• son_named_bort@lemmy.world
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    20 days ago

    Some others:

    The interviewer reeks of desperation

    The “interview” feels more like a sales pitch

    The interviewer invokes rock stars or ninjas

    • Longpork3@lemmy.nz
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      20 days ago

      Do think think you could fight a ninja? We made some bad deals with the yakuza and we’re kind of desperate for someone who can.

  • Etterra@lemmy.world
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    21 days ago

    Them: We’re like a family

    Me: Cool, I need a place to crash. What’s for lunch? Can you share some gas money?

  • johannesvanderwhales@lemmy.world
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    19 days ago

    This is taking some pretty standard business jargon and making it a “red flag”. I get annoyed when people say things like “like a family” too but spouting cliches isn’t necessarily a red flag. Bad guide IMO.

    Like Google has an awful bear of an interview process but that doesn’t mean it’s a bad place to work .

  • MystikIncarnate@lemmy.ca
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    20 days ago

    I wish I had this handy guide like three or four years ago. I switched to an employer where I did not enjoy my time there. They bait/switched the position (I applied through a friend to his department, NOC, and instead was interviewed for MSP services (tier 2, but it’s not what I was looking to get into), the interview was short, maybe 20 minutes, and one of the attendees, which I later found out was one of the owners, was driving at the time. Not just in their car, and not just being driven around, he was literally driving a vehicle at the time.

    I got an offer after that one interview, and within about a year I started to see all the long-term talent walk out the door. I was basically forced to find a new job and I’m much happier for it. The new place did three rounds of interviews, has a decent (not perfect) health insurance package, and the owners of the company are friendly and understanding about everything I’ve brought to them. This new position is easily shaping up to be one of the best jobs I’ve had so far in my career.

    I do IT support by the way. Usually escalation level positions.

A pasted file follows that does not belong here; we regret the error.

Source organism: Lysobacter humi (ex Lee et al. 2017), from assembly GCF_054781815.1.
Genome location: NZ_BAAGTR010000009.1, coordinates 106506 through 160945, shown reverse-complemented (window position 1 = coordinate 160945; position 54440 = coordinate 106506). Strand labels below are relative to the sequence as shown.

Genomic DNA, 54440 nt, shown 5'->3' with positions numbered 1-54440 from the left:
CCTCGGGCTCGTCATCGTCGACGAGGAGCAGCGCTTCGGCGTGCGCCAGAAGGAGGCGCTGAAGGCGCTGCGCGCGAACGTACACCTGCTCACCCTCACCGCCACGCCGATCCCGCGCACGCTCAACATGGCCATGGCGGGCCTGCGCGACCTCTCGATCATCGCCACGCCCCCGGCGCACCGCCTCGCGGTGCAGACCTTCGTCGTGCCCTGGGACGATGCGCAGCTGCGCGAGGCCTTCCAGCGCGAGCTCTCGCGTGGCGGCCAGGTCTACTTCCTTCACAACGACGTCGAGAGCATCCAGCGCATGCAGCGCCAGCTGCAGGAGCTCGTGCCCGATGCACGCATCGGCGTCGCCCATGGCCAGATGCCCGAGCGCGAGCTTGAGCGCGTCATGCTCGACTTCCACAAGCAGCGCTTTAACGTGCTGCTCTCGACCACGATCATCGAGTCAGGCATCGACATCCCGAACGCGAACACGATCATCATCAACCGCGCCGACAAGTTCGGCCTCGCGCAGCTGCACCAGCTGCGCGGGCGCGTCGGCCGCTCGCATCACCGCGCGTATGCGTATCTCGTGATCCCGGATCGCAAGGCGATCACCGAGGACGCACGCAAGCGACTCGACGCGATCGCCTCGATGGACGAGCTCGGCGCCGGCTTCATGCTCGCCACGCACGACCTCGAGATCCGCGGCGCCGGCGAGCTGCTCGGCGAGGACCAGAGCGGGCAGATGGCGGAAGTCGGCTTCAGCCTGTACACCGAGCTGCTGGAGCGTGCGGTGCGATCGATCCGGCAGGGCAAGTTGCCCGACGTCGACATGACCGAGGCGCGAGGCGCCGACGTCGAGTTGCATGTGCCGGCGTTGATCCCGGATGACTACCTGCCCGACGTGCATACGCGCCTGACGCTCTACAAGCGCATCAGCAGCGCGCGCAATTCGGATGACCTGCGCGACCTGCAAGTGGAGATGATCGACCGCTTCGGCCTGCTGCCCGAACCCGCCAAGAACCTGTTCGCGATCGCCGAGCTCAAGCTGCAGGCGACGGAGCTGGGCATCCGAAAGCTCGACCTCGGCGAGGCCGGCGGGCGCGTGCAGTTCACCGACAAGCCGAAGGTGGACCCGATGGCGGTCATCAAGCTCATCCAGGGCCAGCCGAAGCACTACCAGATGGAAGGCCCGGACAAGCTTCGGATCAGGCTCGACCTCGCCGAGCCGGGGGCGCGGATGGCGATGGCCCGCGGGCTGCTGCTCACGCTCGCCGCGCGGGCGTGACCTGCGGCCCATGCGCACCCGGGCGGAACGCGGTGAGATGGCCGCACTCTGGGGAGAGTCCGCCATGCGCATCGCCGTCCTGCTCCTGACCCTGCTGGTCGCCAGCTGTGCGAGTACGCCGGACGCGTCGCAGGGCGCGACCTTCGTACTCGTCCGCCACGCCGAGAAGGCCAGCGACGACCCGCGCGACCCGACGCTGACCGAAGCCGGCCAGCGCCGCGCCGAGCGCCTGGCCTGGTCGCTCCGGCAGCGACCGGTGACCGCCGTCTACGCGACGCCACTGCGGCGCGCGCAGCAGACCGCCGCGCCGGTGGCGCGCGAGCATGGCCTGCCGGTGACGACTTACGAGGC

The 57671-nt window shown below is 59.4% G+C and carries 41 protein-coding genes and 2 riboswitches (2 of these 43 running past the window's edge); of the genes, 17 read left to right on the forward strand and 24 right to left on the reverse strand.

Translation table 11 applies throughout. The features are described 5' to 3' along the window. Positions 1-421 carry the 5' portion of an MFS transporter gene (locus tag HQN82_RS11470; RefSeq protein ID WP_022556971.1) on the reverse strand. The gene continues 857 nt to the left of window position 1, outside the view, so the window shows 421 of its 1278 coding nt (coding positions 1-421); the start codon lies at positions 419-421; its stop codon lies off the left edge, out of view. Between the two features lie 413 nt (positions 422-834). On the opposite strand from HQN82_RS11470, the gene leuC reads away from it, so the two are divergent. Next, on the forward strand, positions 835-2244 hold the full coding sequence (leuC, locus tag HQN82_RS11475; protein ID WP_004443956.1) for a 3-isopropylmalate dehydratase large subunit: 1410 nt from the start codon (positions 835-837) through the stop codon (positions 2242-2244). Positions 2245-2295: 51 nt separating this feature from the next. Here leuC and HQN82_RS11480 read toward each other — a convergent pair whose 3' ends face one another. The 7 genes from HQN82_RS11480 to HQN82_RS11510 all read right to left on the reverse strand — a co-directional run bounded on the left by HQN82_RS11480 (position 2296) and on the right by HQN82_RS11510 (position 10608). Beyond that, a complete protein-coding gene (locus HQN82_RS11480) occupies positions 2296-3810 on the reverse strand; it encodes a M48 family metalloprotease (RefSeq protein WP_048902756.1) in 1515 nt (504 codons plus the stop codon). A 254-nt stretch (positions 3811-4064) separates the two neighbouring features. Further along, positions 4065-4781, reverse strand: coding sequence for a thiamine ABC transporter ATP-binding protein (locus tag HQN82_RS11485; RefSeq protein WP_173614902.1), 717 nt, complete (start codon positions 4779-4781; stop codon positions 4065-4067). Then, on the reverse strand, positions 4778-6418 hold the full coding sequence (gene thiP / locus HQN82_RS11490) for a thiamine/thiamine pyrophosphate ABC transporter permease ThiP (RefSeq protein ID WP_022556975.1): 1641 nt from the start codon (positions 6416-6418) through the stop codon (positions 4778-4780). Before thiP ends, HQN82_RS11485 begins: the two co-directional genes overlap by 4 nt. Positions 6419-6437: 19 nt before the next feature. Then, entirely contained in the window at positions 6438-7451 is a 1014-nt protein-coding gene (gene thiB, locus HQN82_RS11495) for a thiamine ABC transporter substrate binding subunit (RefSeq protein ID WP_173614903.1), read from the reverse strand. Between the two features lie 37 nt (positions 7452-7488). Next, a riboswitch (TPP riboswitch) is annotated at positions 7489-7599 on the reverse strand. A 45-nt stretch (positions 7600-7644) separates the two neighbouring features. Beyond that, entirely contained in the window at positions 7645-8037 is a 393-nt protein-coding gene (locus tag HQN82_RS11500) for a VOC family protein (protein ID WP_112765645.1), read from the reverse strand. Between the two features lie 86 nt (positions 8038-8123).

I will say that the median salary for my career in my area, is quite pitiful relative to the overall industry. The current employer is well above the local area median, but a far cry from the industry average.

    • Echo Dot@feddit.uk
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      20 days ago

      I will say that the median salary for my career in my area, is quite pitiful relative to the overall industry.

      This is why the industry is so against remote working even though it’s obviously one of the easiest jobs to do remotely. It’s so they can get away with pain crap wages simply because it’s “the local standard”.

  • miridius@lemmy.world
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    20 days ago

    I don’t think all of these are true/accurate.

    Remember: don’t believe everything you read on the internet

      • miridius@lemmy.world
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        19 days ago

        Having lots of rounds of interviews, as long as each one is effective and focused on a different aspect, in my experience is a green flag because it means they take great care in hiring and you end up working with excellent people. My current job had a talent team screening call, a high level technical best practices discussion, a practical homework assignment with follow-up peer interview and problem solving session, a cross-guild culture interview, and a chat with one of the founders. Apart from the first and last ones they each took more than an hour but they all felt very productive in terms of gathering information in both directions. And it’s by far the best job I’ve ever had

        Also the large salary range makes sense if they are hiring e.g. multiple developers and are open to a large range of seniorities/experience levels

  • EnderMB@lemmy.world
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    20 days ago

    For Future Promises, you should also be prepared to walk when these promises aren’t kept. I once worked for a company that met my previous salary, but had in my contract that after 6 months I would get a £5k increase.

    It didn’t happen, and after 6 months of chasing the CEO outright said to me “we don’t have to pay you what we agreed a year ago, we pay you based on what you’re worth now”.

    I should have left, but in many ways I’m glad I didn’t, because in the end they went under during COVID and I got an awesome amount of severance from them - with a new job lined up after that paid much more.